Sunday, July 11, 2010

Austin says: "Keep Austin Weird"

We had a long drive into Austin, and once we got here the pace slowed way down. It's nice to be staying with friends, being in a house again, and knowing locals such that we don't feel like tourists anymore--at least for a little while.

Yesterday we had a delicious brunch at Paggi House in Austin, which is one of the best brunches I've ever had. They had a buffet that featured Niman Ranch Bacon, which is like the Kobe beef of the pork world. They also had the best hash browns we've had on this trip (and we've had our fair share). I had chicken and waffles, which is apparently a southern tradition I hadn't encountered until I got to Austin. I was surprised at how simple and delicious it was. Fried chicken, waffle, syrup: voila. After reviving from a brief food coma, we went to a little bar on W 6th street (Austin's famous main drag) and watched some of the World Cup finals, which we finished watching on the couch (in the AC) a little later on.

We had dinner at Chuy's, a funky and very popular Texican joint with hub caps on the ceilings and Elvis kitsch on the walls. The food was good, particularly the queso and the jalapeno cream. I've decided that next year, during my period of unemployment, I will focus on developing the perfect queso sauce.

After dinner we rode bikes down to the Congress street bridge to see 1.5 million Mexican free-tail bats emerge from their daytime perches under the roadway. But they didn't show, at least not that we could see. They were supposed to emerge en masse around dusk, but alas they didn't. Harboring some disappointment and a deep grudge against the echolocating critters (who we could hear pinging their little sonars under the bridge, but who hadn't come out by 9:45), we rode on to to Amy's Ice Creams, where the ice cream is exceptional and the staff is...extremely irritating. There was a line out the door, and this line was was comprised almost entirely of high school aged kids, possibly on a church group trip or summer camp excursion. Now...I love(d) working with teenagers. One-on-one and in classroom settings they can be truly interesting and intriguing human beings. But en masse and in public they are...excruciating to be around.

As teenagers are inclined to do, this herd turned the inside of Amy's into their own personal cafeteria, jumping up and down on the chairs, shouting at each other, getting into physical contests in corners, making out in the little photo booth. Perhaps it is merely because I had no allegiance to them, but I found myself unreasonably disliking them--even loathing them.

But my deepest malice was reserved for the guy who prepared my ice cream. He was not much older than the teenagers (and there were probably 25 of them), and he was putting on a show for them. You may remember the 1988 classic "Cocktail" starring a young Tom Cruise and Elisabeth Shue, about a bottle flipping bartender in some little beach town. This guy was trying to be that guy, throwing his little ice cream paddle up in the air, tossing balls of ice cream and then catching them in cups or cones (or missing the cups or cracking the cones with his little paddle). Now I am not opposed to a little showmanship. But there was something fake and disingenuous about the whole show; it seemed a little too motivated by the tip jar. It also struck me that they had a line out the door, and their little show was slowing down the whole production. Only the teenagers (on both sides of the bar) seemed amused.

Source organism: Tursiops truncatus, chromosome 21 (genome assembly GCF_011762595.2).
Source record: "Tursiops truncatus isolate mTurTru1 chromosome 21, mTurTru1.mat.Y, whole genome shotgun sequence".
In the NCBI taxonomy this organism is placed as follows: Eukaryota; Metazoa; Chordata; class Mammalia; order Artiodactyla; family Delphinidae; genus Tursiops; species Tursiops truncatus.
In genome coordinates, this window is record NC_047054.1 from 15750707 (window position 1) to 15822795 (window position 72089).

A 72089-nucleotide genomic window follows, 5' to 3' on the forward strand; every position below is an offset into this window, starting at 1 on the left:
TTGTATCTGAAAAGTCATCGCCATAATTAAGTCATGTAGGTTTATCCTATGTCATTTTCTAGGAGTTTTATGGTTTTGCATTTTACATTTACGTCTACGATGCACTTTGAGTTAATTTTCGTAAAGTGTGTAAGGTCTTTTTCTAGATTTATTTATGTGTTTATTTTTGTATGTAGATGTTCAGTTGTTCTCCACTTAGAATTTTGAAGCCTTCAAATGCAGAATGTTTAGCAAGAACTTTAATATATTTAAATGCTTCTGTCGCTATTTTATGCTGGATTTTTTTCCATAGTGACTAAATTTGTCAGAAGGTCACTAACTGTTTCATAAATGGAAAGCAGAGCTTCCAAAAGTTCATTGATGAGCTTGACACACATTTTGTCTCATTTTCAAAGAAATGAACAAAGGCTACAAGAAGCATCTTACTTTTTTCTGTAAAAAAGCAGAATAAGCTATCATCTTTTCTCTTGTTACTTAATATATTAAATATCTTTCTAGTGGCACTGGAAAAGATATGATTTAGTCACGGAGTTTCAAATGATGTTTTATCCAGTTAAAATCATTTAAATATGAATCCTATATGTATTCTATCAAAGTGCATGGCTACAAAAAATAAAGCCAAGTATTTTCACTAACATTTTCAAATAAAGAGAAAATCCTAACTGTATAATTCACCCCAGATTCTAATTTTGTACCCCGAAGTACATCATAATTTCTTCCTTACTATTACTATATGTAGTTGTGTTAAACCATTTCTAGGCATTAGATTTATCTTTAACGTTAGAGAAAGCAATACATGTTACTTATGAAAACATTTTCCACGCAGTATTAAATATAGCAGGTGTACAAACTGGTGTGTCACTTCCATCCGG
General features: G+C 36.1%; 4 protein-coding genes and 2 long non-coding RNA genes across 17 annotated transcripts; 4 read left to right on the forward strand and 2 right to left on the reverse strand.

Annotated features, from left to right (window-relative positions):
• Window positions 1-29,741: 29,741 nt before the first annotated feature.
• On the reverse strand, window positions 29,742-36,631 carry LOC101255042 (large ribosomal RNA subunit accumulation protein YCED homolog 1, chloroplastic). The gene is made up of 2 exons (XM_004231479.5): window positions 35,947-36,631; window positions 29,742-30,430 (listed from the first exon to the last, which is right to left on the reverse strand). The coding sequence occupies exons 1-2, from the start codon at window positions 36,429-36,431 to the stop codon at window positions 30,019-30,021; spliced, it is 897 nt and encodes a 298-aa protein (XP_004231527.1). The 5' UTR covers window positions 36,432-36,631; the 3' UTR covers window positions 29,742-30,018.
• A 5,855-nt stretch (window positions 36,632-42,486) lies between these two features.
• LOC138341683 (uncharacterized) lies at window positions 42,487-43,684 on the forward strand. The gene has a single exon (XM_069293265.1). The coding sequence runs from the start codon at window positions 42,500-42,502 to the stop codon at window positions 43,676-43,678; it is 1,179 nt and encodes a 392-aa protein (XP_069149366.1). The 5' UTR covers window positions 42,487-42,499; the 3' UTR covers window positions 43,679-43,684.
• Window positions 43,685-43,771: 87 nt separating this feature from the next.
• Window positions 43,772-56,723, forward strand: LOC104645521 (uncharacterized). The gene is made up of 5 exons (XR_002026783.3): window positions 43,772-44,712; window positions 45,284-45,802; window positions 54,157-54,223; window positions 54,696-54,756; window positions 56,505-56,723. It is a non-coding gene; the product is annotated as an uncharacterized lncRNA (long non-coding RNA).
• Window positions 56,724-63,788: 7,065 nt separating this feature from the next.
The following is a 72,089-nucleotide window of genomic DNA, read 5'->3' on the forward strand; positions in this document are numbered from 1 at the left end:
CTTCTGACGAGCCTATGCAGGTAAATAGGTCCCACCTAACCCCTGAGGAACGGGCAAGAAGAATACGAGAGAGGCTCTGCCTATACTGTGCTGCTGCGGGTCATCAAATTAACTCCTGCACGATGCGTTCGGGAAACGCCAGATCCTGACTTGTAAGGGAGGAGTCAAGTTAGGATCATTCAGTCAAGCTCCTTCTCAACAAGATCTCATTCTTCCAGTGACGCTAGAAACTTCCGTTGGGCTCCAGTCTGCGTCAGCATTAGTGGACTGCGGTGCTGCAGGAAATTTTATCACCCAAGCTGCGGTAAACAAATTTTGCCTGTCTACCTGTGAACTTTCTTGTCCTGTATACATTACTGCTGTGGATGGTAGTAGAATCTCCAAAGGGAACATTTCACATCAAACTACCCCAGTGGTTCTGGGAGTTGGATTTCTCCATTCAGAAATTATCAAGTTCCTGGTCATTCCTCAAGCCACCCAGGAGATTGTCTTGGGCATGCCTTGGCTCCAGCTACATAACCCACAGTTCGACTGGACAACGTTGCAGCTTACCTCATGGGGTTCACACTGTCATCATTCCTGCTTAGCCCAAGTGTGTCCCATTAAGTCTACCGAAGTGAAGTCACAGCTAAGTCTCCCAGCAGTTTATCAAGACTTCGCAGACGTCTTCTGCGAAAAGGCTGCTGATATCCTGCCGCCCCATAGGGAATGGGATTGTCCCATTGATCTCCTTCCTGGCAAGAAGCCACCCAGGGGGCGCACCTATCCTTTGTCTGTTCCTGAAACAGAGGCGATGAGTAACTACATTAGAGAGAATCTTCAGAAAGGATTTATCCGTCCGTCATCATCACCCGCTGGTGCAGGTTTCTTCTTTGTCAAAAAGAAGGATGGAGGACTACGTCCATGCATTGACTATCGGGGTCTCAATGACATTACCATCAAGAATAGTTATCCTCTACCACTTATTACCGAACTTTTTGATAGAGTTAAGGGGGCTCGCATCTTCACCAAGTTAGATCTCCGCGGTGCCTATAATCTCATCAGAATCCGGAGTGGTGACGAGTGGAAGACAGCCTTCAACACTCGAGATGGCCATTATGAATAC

"Are you having a wild and crazy and weird evening?" He asked me. Perhaps you've seen that tee-shirt that reads "Keep Austin weird." I think that what ultimately irked me about the whole scene in Amy's was that it was artless weirdness, weirdness for the sake of being weird in a town that prides itself on being weird, and so (in a bizarre twist of fate) became hopelessly commonplace, plain and common and normal and dull.

John and Leah have two dogs, Nelson and Rosie. They are perhaps the cuddliest, friendliest dogs I have ever come across. They both have this very otter-like habit of lying on their backs; and Nelson (the smaller of the two) resembles a seal pup. They woke us up this morning by jumping up on the bed and lying across us and licking our faces. They make at least one of us want a dog (who will be named Mies Van Der Dog).

Today we had breakfast at a taco train, juice at a juice hut in a converted garage, then went for a swim at Barton Springs pool, a natural spring that the city of Austin transformed into a swimming pool. The water was about 68 degrees, which is pretty damned cold, but in the sweltering heat (which I might add I haven't commented on until now) it was about as refreshing a swim as I've ever had.

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